There’s a big story breaking in Ramona. And it has nothing to do with a solar farm marring the beauty of our backcountry. The Union Tribune printed an article about the Ramona Unified School District’s financial woes in July. It failed to report the real story. The district proposes a single solution to its debt problems - decreasing teachers’ salaries 8% this year and 9.5% for the next two. The superintendent and board members refuse to explore other avenues of revenue and “have no interest” in putting another bond before voters, though they stated otherwise in the UT. While claiming to take a cut in salary by paying for health benefits, district administrators and the board offset this “cut” by adding 9 paid vacation days. Board members actually increased the superintendent’s compensation to $200,591 in a closed, midnight session January 17. As reported, Dr. Graeff’s compensation is one of the highest in the county, though he is superintendent of a small district. (RUSD’s board minutes, employee contracts and the UT verify these numbers.) Not surprisingly, the district faces a teachers’ strike as early as March. That is real news. Will RUSD meet its goal of “solvency” if teachers earn 9.5% less? Today, its teachers’ salaries rank 21 of 40 in San Diego County. Salaries will fall to 36 of 40. Our finest new teachers are looking for positions elsewhere. And who will replace them? Will top teachers come to one of the lowest-paying districts? As a university supervisor and cooperating teacher, I assure you, they won’t. Studies show teacher experience is the greatest predictor of student achievement. RUSD earned high scores in the last decade because of its veteran teachers. These same teachers cannot continue to produce academic results while struggling to make ends meet. RUSD’s scores will plummet. People will leave Ramona’s schools, the tax base will fall, and there will be less money to fund education. Honors and awards and commendations will be things of the past. The superintendent, assistant superintendents and members of RUSD’s administration are applying for positions elsewhere; some have already left. They hope not to see the damage done to our community, its teachers and its children. A teachers’ strike is the real story in Ramona. Bonnie Ingalls Olive Peirce Middle School, Ramona Former Distinguished Teacher in Residence, California State University, San Marcos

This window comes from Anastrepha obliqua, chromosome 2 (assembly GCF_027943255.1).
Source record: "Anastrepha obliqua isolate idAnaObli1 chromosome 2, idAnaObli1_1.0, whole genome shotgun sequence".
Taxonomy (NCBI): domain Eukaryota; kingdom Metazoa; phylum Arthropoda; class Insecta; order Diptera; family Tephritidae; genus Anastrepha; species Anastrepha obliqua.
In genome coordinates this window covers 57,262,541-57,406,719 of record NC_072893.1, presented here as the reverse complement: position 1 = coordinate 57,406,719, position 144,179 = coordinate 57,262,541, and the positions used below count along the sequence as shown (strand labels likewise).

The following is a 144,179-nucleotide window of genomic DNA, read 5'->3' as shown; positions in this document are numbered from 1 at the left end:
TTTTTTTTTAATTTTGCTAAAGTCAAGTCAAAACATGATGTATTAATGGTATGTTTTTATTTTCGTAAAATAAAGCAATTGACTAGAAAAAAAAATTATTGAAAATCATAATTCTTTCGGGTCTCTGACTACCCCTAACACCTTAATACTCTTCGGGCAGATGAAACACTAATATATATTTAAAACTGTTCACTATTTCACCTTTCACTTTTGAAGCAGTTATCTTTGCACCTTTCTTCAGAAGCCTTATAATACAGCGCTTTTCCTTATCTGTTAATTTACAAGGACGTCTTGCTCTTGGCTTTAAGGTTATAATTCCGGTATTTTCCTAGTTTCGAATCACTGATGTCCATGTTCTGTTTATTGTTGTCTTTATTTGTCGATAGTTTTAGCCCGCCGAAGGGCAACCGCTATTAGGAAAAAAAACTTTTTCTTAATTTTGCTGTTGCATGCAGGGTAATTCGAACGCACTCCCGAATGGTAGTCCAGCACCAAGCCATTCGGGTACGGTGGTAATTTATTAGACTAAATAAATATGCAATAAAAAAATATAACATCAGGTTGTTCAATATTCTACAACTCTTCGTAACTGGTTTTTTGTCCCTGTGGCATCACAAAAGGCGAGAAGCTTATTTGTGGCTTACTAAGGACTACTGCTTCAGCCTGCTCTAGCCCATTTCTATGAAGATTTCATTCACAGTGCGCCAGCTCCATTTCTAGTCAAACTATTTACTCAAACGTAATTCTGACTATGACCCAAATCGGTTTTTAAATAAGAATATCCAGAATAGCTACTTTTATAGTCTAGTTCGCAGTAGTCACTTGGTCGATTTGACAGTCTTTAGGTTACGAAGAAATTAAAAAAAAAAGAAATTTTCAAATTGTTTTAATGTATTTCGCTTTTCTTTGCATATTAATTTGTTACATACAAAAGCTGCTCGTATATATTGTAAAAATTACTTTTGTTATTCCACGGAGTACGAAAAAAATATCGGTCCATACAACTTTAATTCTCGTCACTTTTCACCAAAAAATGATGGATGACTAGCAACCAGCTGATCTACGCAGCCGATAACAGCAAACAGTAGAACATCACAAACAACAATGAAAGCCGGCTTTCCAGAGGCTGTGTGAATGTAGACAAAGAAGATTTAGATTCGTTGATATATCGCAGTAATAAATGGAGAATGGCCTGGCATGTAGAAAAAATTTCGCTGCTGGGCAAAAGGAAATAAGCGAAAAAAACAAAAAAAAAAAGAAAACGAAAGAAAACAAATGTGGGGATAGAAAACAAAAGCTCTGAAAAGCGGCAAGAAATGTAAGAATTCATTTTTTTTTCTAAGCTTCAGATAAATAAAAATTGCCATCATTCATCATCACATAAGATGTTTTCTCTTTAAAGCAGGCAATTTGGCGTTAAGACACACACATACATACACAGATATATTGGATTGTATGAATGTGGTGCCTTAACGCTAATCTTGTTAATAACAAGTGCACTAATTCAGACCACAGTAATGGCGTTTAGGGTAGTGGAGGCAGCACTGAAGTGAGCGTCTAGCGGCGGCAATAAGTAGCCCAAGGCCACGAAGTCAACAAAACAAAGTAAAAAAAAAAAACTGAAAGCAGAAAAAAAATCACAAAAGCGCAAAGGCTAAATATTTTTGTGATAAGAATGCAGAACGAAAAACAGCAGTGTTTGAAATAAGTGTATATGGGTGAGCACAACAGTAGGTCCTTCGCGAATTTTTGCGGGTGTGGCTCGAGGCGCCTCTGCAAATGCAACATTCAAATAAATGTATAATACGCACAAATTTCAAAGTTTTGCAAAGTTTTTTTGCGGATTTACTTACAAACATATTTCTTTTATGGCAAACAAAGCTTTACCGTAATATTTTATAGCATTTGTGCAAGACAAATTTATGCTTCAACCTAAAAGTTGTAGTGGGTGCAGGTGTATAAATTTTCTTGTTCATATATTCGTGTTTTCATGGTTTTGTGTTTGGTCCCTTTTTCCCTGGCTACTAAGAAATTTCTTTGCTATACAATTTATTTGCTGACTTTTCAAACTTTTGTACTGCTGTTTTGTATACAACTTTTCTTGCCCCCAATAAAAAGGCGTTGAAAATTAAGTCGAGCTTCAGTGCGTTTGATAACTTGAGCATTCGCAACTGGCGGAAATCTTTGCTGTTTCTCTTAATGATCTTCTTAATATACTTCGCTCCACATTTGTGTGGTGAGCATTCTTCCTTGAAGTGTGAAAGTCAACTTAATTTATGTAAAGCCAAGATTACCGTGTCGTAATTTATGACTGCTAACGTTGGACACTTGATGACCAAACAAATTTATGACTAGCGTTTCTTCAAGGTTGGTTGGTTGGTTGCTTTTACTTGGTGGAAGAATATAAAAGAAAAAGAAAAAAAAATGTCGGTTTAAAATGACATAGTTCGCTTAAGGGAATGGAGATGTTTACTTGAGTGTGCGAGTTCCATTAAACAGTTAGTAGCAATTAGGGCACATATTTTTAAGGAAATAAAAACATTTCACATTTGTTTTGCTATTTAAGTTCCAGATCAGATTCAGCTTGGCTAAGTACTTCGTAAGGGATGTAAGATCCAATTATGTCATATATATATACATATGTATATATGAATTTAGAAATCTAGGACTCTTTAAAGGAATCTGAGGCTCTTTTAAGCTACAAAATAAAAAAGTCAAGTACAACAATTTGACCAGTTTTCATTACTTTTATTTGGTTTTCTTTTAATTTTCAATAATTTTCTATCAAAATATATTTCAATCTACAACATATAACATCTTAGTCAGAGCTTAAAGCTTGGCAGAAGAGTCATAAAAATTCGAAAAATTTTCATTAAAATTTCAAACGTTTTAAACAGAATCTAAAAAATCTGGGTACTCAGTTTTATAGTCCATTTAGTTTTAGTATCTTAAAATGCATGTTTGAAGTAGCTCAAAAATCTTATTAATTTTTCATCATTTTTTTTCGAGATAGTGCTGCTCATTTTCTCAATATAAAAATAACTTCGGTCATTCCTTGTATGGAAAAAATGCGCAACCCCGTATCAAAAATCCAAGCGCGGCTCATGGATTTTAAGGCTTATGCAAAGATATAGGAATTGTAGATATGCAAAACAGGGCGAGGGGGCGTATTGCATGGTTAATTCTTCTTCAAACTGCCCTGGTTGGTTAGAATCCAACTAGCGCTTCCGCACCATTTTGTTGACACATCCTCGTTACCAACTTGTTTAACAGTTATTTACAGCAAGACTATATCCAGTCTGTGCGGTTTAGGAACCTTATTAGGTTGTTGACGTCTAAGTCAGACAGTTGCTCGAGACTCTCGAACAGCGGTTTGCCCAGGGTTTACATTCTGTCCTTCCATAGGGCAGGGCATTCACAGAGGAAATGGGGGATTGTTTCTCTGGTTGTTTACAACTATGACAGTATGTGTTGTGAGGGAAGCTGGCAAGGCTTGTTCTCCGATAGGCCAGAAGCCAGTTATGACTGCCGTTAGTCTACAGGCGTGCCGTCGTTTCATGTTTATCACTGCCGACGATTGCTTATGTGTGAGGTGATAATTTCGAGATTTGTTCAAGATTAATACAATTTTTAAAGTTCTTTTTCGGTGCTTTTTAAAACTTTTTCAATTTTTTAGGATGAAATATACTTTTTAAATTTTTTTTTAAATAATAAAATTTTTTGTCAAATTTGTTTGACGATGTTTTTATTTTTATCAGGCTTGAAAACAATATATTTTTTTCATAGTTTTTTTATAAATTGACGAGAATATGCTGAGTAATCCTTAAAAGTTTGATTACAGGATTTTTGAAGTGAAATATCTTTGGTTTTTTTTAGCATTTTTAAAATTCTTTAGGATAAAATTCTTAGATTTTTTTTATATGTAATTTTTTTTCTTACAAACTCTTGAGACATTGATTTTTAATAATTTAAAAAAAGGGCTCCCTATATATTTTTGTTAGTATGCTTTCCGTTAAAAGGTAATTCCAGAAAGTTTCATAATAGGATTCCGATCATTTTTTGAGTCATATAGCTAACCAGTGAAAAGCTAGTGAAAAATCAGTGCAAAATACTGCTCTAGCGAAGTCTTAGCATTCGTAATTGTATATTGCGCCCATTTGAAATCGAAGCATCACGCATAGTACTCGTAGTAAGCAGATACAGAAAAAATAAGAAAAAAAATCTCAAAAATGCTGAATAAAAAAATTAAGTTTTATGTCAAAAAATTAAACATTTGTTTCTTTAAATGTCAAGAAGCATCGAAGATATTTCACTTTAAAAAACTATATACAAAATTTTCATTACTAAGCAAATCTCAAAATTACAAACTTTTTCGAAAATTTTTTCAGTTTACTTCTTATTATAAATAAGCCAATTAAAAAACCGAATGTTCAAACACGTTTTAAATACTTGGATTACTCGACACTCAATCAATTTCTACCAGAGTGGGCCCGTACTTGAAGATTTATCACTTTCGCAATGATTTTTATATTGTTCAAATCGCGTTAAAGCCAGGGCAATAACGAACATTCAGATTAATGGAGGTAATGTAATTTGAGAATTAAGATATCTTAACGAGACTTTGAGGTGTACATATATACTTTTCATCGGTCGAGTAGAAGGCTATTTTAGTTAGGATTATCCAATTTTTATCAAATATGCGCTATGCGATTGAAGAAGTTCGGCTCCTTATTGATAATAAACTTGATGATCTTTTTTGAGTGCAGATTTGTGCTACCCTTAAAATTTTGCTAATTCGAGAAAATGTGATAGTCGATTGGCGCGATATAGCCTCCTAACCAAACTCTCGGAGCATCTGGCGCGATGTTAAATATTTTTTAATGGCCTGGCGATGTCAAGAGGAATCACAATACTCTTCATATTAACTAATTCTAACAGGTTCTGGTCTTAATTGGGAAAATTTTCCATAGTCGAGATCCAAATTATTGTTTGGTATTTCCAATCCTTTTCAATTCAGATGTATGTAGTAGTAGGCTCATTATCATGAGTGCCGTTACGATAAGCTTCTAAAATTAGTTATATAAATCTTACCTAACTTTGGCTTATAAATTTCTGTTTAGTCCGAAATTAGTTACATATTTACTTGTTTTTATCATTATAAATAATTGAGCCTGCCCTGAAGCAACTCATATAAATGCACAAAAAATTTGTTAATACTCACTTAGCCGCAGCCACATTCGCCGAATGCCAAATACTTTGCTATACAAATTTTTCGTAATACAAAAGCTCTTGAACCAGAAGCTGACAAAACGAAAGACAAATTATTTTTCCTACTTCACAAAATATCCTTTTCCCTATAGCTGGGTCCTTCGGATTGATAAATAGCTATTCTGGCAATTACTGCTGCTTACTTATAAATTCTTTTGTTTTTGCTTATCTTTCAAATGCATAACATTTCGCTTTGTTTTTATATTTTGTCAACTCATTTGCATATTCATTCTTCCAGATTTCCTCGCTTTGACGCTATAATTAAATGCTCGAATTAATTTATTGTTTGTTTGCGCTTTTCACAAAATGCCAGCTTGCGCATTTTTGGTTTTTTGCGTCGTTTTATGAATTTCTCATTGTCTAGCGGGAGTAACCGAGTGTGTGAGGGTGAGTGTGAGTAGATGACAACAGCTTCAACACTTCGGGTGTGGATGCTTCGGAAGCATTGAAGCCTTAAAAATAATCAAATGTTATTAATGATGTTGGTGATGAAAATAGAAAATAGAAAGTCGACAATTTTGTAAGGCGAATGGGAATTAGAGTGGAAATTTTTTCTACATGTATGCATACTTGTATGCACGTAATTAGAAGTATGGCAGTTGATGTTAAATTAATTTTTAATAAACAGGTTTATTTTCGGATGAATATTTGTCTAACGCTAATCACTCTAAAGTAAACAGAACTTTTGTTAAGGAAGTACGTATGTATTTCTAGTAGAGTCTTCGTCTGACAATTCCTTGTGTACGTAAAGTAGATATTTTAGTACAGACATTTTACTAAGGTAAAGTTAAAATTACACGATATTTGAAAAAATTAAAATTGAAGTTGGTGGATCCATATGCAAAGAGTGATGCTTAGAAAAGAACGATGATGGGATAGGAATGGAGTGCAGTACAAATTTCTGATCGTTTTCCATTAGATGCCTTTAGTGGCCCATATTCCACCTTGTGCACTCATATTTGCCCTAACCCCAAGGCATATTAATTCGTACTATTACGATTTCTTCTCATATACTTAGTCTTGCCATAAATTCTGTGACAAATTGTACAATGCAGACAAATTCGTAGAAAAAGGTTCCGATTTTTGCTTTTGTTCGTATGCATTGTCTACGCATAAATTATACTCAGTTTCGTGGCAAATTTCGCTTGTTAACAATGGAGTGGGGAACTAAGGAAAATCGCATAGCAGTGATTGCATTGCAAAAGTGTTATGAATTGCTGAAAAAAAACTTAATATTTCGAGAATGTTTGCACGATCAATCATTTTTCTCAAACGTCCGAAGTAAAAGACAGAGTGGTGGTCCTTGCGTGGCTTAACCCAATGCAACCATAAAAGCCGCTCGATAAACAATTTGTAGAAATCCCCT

— February 27, 2013 7:53 p.m.

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